Not content with having four new books out in September (‘Bryant & May: The Memory Of Blood’, ‘Red Gloves’ Vols 1 & 2 and ‘Hell Train’), I now find myself working on three more.
The only downside is that each has to be sold, virtually from scratch – but perhaps that’s the way it should be with the arts. Why should we automatically get approval just because we had success before? Well, experience should count for something rather than the simple thrill of the new, but I’m happy with that. But as I get more experienced, I get more selective about what I absorb. Recently I wrote this opening paragraph in my column for ‘Black Static’ magazine.
‘Everything that other people find enjoyable, I seem to find awful. No, beyond awful. Unwatchable, unreadable, uninvolving, stupid beyond belief. I’m talking largely about the mainstream – popular TV, films and books. Talking animal movies, Will Ferrell, Michael McIntyre, Chris Moyles, Jeremy Clarkson, Cheryl and Martina Cole, Dan Brown, the sheer abundance of mediocrity is staggering.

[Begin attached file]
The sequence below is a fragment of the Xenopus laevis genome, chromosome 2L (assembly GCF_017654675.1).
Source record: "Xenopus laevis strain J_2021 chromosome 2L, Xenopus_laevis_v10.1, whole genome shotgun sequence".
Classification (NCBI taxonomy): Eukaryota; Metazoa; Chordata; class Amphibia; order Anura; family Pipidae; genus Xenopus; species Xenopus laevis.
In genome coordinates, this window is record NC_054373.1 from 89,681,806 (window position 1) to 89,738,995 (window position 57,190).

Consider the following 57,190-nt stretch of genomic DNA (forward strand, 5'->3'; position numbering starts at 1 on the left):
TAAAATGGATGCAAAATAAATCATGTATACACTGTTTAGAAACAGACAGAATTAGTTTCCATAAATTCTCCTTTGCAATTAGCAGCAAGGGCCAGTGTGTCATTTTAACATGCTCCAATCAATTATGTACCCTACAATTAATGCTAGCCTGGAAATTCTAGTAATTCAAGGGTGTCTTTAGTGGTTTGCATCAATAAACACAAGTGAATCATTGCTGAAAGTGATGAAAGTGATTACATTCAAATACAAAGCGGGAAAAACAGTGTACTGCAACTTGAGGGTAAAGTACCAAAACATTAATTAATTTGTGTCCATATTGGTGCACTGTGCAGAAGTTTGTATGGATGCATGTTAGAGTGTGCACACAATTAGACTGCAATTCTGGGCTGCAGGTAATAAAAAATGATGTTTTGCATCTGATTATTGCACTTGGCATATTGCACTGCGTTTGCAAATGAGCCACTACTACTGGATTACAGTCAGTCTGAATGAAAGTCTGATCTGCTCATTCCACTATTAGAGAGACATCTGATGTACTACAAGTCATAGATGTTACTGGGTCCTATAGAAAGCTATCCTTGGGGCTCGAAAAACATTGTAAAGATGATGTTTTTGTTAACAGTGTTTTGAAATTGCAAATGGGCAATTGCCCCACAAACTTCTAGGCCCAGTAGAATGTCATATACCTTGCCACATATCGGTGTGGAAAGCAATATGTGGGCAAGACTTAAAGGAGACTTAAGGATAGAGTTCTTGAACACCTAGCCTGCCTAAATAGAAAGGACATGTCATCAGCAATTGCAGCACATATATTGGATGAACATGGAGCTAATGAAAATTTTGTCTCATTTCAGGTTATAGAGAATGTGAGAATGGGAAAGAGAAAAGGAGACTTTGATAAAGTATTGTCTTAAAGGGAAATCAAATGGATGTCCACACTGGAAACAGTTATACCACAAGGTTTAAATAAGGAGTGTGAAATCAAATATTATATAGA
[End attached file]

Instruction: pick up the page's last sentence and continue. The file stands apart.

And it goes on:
And of course I realise how pompous this makes me sound just writing it. But I’ve always been more interested in the edges than the whole, and I realize that the taste of the majority is not my own.’
Without wishing to bite the hand that feeds me (not much, admittedly) I could point the finger of blame at commissioners who follow the narrow line of their personal taste and are really more interested about getting an office with a window than they are about good art or writing, or anything original and innovative. I wanted to quote John Cleese in his Monty Python architect sketch, when he delivers an abattoir instead of a block of flats and his clients complain. ‘Well’ he says, ‘that’s the kind of blinkered philistine pig-ignorance I expect from you non-creative garbage.’
But of course the commissioners are often struggling to do (and keep) their jobs too. The difference for most writers is that we complete our projects alone and unaided without a commission or a client, in the hope that we’ve made something we can find a way to sell.
So, for me, a new season begins with a blank screen and a head full of ideas I’m sure no-one will be interested in. Stepping out onto this particular diving board when you can’t see the pool is the most exhilarating feeling in the world.